Yes, of course they were different players. Of the pair, and I speak purely of Test cricket here, if pushed I’d still have a Botham at his best with the ball. And, while he was absolutely outstanding at his belligerent best with the bat, I’d now have to say that even he’d take a slight second-best to Stokes with willow in hand.

Of course, it’s not just about what you score, it’s also about context, about how you get them, about playing to situations. Both (as opposed to ‘Both’) have been able to do that, but perhaps it could be argued that Stokes is now nudging slightly ahead in that respect, with two particular knocks in the past six months elevating that feeling. I also hesitate slightly as I write that, partly through deference to the cricket hero of my youth, and partly also because the more recent can sometimes feel more significant than a fading memory over the passage of time.

I know, Sir Ian scored 14 Test ‘tons’ including a double, and his batting heroics at Headingley (did I mention I was there?) and Old Trafford in ’81 are rightly in the annals. And yes, I also know that the fiery, flame-haired incumbent is still six centuries shy of the great man. He is also currently 41 Tests short of Botham, and at the rate he is going with 3,906 Test runs to his name, he looks a shoo-in to pass his predecessor’s total of 5,200, if fitness affords him the same number of Tests (102).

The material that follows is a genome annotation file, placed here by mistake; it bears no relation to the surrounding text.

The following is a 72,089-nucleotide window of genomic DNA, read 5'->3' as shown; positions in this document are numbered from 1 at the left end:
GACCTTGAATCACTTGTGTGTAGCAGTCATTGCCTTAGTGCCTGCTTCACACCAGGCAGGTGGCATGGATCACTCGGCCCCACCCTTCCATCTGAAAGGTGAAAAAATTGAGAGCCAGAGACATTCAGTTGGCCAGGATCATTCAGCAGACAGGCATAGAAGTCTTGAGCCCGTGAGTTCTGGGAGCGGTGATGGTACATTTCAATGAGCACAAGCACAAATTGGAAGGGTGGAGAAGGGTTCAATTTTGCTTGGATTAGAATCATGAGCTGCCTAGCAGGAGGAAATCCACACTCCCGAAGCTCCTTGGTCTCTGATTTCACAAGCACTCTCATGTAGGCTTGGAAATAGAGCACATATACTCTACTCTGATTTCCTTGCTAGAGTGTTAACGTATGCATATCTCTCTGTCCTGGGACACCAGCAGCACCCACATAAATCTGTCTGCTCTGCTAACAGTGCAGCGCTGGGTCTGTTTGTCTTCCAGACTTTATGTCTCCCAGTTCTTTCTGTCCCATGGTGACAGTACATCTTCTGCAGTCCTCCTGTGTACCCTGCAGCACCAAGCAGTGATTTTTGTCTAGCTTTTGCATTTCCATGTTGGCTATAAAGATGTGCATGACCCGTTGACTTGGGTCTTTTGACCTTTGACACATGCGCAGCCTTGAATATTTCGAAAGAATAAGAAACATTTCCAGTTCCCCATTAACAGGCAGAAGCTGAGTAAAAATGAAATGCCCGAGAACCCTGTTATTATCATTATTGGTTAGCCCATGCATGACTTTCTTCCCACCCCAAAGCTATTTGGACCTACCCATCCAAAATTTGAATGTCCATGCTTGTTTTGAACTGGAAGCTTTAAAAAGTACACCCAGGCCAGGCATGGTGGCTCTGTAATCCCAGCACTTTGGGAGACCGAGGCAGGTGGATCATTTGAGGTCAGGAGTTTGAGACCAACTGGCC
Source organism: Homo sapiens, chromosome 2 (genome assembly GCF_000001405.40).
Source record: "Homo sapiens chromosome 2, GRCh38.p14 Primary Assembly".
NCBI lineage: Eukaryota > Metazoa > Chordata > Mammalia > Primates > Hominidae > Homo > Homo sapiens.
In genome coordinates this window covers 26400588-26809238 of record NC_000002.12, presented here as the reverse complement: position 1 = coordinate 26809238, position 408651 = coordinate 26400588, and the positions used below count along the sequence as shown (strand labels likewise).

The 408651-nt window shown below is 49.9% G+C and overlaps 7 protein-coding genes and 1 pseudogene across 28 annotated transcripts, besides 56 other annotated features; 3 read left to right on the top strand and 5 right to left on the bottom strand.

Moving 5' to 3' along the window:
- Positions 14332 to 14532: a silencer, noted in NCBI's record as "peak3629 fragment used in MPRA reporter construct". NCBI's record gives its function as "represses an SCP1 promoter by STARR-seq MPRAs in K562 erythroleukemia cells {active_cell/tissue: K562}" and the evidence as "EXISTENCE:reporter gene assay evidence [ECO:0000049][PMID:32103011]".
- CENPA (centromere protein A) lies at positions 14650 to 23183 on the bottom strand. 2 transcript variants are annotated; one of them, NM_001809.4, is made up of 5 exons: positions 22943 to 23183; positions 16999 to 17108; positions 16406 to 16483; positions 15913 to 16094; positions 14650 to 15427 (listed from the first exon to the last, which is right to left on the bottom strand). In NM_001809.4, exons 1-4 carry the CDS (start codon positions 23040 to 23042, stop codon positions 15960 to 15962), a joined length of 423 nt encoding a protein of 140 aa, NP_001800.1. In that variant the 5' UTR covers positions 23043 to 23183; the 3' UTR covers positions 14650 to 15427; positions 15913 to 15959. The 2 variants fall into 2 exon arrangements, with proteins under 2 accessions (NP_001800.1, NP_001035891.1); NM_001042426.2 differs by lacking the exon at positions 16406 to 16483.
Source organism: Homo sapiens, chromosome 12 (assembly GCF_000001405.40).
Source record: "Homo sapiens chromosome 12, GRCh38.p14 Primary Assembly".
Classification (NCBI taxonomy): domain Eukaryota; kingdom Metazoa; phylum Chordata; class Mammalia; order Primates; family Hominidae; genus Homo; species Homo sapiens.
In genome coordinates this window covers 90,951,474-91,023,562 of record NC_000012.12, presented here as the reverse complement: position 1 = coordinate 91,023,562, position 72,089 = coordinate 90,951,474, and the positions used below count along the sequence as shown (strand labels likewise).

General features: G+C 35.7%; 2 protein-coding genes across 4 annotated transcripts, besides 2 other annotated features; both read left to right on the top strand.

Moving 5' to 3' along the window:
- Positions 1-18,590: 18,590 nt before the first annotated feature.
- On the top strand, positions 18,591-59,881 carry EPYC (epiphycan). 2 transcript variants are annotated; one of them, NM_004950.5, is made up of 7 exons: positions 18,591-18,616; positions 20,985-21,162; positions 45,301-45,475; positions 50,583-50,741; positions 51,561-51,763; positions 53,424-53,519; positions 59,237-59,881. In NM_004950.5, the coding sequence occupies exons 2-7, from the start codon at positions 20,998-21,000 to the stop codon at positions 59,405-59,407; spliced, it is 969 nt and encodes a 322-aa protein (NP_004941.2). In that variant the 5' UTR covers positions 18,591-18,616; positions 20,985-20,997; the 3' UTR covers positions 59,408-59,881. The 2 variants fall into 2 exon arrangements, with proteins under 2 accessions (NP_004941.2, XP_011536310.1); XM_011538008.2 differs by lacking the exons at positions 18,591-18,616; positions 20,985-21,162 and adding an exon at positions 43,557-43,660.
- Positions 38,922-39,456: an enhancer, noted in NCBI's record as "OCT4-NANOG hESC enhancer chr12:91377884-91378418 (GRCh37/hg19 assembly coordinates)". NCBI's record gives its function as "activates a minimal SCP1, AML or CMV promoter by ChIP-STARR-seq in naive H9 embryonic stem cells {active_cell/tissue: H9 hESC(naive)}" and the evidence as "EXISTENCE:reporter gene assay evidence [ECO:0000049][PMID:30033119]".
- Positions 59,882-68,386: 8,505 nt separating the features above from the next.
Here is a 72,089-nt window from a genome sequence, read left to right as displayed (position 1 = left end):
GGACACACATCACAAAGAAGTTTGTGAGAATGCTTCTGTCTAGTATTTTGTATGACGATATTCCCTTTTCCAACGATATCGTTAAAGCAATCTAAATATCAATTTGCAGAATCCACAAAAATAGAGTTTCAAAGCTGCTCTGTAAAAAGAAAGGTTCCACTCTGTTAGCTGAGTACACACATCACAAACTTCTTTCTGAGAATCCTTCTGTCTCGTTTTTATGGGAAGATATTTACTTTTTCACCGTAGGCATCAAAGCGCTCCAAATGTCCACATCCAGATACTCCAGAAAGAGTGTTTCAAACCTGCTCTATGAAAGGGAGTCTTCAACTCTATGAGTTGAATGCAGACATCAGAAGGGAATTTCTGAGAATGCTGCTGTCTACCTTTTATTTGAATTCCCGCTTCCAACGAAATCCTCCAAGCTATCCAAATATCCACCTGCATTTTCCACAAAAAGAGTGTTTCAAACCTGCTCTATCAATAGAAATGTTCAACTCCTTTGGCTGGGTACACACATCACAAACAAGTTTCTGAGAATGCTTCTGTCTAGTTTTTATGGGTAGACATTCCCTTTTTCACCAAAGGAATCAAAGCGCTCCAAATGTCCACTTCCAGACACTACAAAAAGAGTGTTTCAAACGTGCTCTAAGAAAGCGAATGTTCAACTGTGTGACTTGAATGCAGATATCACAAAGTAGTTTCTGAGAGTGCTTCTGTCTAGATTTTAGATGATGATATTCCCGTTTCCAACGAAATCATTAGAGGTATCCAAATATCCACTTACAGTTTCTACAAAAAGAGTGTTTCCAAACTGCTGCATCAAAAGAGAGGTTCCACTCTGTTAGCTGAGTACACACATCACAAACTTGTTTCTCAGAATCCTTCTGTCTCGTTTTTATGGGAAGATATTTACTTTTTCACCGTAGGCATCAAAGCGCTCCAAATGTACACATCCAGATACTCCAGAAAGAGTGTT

There is little, possibly nothing, more to say about that monumental knock at Headingley in August, and while last week could hardly be expected to be in that mould, he scored runs in both innings, the second knock providing his team (and skipper Joe Root) with the impetus to declare. Then of course, he returned to scotch a very commendable Proteas rearguard by ripping out the tail to complete the job. Throw in five catches (if that’s possible?!) and you have a truly outstanding all-round cricketing performance. That’s Bentertainment!